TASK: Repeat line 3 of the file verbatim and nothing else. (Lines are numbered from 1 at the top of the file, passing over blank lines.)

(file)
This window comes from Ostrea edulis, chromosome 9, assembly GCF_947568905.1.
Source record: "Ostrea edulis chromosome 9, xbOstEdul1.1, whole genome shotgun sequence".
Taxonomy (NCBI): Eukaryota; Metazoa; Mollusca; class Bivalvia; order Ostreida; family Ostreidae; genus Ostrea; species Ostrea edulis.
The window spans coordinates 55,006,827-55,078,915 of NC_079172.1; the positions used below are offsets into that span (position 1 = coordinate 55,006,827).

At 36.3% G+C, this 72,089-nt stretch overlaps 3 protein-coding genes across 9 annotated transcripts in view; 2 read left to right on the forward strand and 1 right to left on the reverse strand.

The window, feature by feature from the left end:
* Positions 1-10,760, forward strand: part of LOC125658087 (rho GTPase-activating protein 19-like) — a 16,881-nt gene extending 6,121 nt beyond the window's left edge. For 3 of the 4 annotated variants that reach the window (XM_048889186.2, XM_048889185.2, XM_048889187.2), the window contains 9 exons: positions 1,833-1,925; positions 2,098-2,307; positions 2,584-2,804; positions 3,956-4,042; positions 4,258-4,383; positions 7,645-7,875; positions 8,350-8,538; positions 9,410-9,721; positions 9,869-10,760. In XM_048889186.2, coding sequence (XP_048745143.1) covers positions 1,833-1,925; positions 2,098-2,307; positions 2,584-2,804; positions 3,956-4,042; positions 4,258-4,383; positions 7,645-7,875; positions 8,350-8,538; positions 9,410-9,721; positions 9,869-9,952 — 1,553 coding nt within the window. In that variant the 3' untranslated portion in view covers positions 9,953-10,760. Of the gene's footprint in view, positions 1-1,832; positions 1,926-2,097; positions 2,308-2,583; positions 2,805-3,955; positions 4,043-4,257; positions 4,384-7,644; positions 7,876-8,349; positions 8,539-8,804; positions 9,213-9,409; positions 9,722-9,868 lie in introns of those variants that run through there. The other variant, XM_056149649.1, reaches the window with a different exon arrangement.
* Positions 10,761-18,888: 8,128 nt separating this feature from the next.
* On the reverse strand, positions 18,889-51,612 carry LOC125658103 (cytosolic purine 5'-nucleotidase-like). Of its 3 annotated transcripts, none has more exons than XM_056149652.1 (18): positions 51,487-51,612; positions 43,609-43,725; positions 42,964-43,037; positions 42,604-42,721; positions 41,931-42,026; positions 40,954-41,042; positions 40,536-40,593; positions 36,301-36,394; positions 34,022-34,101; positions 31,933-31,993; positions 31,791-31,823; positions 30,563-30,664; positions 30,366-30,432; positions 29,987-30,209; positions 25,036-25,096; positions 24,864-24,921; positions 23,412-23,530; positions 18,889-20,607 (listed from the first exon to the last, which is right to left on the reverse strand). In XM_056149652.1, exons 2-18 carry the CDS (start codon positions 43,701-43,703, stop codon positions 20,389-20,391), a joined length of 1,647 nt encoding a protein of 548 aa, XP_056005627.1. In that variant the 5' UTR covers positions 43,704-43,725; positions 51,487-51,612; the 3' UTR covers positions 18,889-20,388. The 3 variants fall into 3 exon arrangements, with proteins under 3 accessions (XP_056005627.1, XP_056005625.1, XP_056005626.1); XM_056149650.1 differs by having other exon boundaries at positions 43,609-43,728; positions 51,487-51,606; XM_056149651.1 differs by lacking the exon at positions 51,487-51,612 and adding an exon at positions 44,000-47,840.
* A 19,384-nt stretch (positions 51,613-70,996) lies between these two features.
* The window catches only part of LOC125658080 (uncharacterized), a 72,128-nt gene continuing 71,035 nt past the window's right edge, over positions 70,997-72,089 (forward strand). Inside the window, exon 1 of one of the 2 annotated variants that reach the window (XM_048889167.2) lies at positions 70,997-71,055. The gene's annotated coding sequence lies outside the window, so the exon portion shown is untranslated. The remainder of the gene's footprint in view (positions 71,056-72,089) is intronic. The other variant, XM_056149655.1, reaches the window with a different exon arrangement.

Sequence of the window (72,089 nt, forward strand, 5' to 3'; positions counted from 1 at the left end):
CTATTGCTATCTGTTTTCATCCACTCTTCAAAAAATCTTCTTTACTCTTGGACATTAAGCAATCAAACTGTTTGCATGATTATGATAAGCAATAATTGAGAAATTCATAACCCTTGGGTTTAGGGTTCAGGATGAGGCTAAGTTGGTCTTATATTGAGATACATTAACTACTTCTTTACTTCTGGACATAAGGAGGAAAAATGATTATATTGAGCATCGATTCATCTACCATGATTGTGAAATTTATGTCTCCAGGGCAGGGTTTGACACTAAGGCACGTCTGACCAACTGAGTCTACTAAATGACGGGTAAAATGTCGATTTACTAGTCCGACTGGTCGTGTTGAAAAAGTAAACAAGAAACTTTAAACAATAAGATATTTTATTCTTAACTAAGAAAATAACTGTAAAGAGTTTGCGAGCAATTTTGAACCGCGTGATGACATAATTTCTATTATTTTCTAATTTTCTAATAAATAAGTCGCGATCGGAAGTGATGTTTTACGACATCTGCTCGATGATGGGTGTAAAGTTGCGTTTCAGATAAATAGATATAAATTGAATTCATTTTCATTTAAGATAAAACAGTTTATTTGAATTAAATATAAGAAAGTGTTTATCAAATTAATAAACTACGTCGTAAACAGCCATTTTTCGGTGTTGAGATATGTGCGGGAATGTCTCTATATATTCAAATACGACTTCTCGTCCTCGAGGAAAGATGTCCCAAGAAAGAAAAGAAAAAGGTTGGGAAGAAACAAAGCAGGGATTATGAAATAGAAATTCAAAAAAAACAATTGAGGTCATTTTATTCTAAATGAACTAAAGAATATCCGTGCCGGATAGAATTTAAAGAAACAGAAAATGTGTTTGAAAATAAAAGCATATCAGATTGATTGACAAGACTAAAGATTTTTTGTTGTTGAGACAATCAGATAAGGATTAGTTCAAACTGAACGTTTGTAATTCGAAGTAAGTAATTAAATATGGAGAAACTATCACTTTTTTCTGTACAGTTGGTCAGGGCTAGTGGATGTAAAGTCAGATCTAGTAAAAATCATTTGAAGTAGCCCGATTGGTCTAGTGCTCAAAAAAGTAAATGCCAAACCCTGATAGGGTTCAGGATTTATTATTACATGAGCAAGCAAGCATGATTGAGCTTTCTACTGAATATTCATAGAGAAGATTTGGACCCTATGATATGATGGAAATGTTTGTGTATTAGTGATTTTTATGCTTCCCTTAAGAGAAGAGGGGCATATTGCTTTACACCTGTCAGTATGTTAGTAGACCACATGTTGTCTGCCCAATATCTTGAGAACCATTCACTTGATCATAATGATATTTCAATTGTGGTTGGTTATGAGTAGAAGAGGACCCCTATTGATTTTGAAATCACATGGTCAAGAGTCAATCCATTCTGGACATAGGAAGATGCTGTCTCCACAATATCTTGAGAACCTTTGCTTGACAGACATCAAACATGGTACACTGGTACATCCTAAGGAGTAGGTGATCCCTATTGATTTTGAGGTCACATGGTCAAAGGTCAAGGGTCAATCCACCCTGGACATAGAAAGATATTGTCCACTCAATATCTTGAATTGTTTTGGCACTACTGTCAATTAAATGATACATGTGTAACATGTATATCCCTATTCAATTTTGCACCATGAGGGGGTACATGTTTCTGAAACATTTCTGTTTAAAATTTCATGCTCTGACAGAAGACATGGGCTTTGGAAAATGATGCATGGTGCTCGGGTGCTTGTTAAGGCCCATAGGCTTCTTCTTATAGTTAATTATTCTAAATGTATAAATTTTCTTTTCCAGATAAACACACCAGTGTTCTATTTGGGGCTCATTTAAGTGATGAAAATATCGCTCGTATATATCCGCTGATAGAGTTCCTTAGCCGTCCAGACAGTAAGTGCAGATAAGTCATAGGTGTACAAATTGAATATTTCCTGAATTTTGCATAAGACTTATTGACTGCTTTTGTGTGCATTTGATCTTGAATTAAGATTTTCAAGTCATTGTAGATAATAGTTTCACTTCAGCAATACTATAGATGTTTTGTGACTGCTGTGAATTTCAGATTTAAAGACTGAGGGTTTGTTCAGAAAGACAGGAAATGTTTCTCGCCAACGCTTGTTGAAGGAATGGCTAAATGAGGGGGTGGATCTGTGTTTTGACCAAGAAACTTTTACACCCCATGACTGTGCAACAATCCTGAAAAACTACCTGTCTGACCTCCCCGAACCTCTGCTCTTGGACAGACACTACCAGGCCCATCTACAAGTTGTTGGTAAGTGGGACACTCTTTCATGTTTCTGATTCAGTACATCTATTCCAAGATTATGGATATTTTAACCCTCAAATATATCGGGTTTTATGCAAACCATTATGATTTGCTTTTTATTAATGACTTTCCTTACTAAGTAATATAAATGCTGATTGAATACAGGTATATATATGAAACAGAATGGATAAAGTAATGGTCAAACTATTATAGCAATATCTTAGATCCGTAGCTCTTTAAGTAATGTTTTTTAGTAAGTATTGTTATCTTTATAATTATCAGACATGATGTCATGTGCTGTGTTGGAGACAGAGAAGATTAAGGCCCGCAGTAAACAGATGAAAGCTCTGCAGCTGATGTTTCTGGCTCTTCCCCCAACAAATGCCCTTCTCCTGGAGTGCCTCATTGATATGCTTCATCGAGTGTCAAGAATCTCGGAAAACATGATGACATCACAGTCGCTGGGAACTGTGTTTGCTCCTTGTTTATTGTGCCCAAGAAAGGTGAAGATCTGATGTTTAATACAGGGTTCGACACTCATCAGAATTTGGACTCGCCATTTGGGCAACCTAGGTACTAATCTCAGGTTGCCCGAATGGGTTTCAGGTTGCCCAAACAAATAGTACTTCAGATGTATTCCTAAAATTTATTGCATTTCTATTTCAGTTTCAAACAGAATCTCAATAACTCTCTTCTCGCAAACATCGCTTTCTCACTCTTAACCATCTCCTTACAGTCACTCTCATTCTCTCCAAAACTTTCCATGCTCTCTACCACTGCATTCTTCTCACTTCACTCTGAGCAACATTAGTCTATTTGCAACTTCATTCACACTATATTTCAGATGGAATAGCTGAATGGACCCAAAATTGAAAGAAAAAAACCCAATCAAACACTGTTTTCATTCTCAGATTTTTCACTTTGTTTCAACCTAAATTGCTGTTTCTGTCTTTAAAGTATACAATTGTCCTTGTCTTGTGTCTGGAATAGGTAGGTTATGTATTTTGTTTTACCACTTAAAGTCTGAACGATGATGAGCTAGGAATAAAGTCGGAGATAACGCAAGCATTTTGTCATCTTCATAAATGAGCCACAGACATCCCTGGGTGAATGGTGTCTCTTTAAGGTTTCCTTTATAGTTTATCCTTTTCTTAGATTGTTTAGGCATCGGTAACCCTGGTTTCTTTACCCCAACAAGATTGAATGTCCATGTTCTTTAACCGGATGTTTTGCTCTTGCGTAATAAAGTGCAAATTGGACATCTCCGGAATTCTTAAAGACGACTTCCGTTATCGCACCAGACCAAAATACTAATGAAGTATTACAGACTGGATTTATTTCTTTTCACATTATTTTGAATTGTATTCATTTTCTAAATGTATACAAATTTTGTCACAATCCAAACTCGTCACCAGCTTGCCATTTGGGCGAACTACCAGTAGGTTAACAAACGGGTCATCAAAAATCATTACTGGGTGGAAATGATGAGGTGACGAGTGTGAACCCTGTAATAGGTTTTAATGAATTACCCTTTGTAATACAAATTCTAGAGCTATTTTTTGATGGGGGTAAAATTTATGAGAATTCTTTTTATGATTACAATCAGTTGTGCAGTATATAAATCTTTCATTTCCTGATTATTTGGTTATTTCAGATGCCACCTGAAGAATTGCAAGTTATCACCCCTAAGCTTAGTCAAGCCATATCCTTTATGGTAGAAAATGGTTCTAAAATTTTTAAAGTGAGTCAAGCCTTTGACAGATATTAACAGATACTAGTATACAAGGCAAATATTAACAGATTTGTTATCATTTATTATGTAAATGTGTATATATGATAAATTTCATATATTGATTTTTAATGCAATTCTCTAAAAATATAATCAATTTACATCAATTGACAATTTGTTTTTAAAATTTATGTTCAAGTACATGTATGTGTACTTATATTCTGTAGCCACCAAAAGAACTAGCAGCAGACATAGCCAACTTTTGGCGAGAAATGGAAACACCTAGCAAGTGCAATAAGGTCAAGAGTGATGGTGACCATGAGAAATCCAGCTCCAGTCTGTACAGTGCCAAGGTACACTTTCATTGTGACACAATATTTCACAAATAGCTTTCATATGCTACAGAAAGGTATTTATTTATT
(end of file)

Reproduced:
Taxonomy (NCBI): Eukaryota; Metazoa; Mollusca; class Bivalvia; order Ostreida; family Ostreidae; genus Ostrea; species Ostrea edulis.